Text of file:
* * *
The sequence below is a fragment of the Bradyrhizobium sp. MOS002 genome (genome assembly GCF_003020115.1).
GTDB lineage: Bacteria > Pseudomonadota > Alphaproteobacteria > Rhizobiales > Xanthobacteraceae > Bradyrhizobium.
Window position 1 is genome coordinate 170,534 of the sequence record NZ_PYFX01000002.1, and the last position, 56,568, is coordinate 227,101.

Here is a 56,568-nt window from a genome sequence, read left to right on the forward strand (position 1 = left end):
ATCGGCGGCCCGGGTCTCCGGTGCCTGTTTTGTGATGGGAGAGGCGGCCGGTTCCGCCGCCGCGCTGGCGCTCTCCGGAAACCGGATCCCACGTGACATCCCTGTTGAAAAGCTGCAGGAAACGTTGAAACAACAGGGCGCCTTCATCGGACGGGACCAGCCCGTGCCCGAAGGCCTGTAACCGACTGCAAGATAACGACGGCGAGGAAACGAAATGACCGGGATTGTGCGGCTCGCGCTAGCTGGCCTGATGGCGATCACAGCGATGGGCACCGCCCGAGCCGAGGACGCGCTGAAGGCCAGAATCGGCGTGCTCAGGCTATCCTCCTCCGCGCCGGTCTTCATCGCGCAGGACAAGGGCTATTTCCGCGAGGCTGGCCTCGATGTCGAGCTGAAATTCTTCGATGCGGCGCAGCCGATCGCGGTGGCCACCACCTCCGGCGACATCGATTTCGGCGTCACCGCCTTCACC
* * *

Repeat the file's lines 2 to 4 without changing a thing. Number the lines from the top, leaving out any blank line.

GTDB lineage: Bacteria > Pseudomonadota > Alphaproteobacteria > Rhizobiales > Xanthobacteraceae > Bradyrhizobium.
Window position 1 is genome coordinate 170,534 of the sequence record NZ_PYFX01000002.1, and the last position, 56,568, is coordinate 227,101.

Here is a 56,568-nt window from a genome sequence, read left to right on the forward strand (position 1 = left end):